US based General Electric is open to the transfer of technology to India for indigenous manufacturing of jet engines for light combat aircraft Tejas Mk2 by 2028 as it does not want to lose a big market to Europe.
American Congressman R.O. Khanna said, “Let’s make sure the GE Engine deal gets completed with India so we don’t lose out to Europe.” He stated that India and US need to be stronger on defence. He said that India wants jet engines and the first thing is to make sure that deal gets done before Prime Minister Narendra Modi visits the US.
On the commercial side, Air India announced the biggest-ever purchase by an Indian airline of aircraft and jet engines, including 400 single-aisle and 70 twin-aisle planes powered by engines built by General Electric and CFM International, a 50-50 joint company between GE and Safran Aircraft Engines. The blockbuster deal, ranking near the top of all deals worldwide, signalled the recovery of commercial aviation after years of Covid shutdown.
GE also announced agreements that deepen the company’s investment in Indian military. One expands GE’s most significant partnership within the Indian armed forces, its work with Hindustan Aeronautics Limited (HAL), the government’s aerospace and defence manufacturing firm.
HAL continues to assemble the GE F404 family of engines that have powered each generation of the LCA Tejas.
“We need to be stronger on defence, and this is a key time. India has realised that the Soviet military equipment doesn’t work as well. They realise Soviet Union is moving towards China, and they have really been open to building a strong relationship with America,” R.O. Khanna said.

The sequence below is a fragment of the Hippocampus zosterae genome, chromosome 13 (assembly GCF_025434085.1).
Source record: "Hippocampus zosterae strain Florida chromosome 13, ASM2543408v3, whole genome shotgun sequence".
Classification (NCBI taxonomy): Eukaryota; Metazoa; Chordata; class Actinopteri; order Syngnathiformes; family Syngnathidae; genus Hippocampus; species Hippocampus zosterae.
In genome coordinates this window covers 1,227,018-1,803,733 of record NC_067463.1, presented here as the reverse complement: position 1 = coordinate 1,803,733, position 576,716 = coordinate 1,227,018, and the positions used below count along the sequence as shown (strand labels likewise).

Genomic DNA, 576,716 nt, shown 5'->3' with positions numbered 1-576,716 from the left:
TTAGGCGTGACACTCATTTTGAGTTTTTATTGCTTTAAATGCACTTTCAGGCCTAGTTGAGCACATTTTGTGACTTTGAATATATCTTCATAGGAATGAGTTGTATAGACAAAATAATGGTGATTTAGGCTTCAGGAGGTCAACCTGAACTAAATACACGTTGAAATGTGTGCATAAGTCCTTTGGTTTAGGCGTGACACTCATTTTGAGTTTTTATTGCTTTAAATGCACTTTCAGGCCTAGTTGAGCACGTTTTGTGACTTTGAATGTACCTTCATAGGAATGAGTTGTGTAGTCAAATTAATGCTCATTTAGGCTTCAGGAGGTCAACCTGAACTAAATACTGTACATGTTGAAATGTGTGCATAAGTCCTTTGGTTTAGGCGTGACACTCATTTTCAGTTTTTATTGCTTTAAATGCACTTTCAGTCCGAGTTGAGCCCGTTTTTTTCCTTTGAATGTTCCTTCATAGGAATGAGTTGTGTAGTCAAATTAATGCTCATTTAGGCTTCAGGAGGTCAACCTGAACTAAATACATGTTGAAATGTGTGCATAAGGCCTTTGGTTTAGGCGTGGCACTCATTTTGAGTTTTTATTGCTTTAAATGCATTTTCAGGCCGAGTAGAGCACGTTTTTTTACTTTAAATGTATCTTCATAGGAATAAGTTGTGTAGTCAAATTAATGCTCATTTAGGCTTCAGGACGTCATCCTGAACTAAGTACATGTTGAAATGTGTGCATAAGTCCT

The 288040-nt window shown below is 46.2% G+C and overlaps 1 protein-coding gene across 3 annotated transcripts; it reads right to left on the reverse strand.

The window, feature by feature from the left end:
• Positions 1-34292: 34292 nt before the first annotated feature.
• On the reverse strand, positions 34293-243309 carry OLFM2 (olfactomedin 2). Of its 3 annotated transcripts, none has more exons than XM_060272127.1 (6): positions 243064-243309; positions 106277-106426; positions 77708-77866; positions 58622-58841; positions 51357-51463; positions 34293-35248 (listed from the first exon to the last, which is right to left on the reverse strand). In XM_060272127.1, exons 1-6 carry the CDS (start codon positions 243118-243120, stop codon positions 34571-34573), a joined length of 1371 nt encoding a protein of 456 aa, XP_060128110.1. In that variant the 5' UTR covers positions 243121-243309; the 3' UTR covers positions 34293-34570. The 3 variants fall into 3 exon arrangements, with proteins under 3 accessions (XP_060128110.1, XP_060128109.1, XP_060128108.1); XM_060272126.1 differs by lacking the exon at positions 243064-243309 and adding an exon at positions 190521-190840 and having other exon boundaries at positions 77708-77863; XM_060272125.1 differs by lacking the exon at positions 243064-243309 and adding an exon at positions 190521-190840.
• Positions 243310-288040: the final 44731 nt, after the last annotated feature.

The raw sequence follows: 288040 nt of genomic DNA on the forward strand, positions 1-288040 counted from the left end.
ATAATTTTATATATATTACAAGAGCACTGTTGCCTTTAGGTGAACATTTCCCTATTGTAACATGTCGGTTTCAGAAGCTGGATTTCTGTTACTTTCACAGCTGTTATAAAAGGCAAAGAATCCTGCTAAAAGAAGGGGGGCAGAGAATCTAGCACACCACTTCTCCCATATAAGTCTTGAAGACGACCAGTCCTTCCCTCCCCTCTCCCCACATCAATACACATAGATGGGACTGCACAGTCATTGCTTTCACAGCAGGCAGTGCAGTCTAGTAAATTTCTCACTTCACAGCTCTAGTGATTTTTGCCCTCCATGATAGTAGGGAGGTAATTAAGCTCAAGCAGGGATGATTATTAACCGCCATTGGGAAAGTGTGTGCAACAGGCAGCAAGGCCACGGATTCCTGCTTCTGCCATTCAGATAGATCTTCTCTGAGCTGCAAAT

“They want these jet engines, and the first thing is to make sure that deal gets done, hopefully before the Prime Minister’s visit. And many of us are working on that,” he added.
Speaking about Prime Minister Modi’s visit to the US, he said, “It’s going to be a historic trip.” He said that they are working to ensure that Prime Minister Narendra Modi gets to make an address at the US Congress. He further said, “The co-chairs will be requesting the speaker to issue that invitation.”
Earlier in February, Defence Research and Development Organisation (DRDO) chairman Samir Kamat said that GE-414 engines are going to be used in the Tejas Mk2. The discussions with GE are underway and they are keen on it. We are just awaiting clearance by the US government.
Kamat said the engines would be manufactured indigenously once the clearance comes through from the US government. He said that the matter was discussed during National Security Adviser Ajit Doval’s visit to the United States.
“The matter was discussed during our NSA (Ajit Doval’s) recent US visit. The US government said it was open to it (indigenous manufacturing of engines). Hopefully, in the next 3-6 months, an announcement of the transfer of technology will happen and these engines would be made in the country itself,” he said.
Kamat added, “The DRDO is going to develop the first tripod-fired very short-range air defence system. Another one, a shoulder-fired version, has also been cleared for the Army.”
In an exclusive interview with ANI, the DRDO chairman said that discussions are ongoing for the manufacturing of jet engines for the Advanced Medium Combat Aircraft (AMCA) with three defence firms in three countries.
“The Tejas Mk2 should be ready for induction by 2028. The first flight of the AMCA Phase 1 may take seven years and the induction can take 10 years from now. We cannot predict the timeline of the AMCA Mk2 with a new engine until we sign an engine deal for co-development with another OEM (Original Equipment Manufacturer). We have been holding discussions with Safran France, General Electric from the US, and Rolls Royce from the UK,” the DRDO chief said.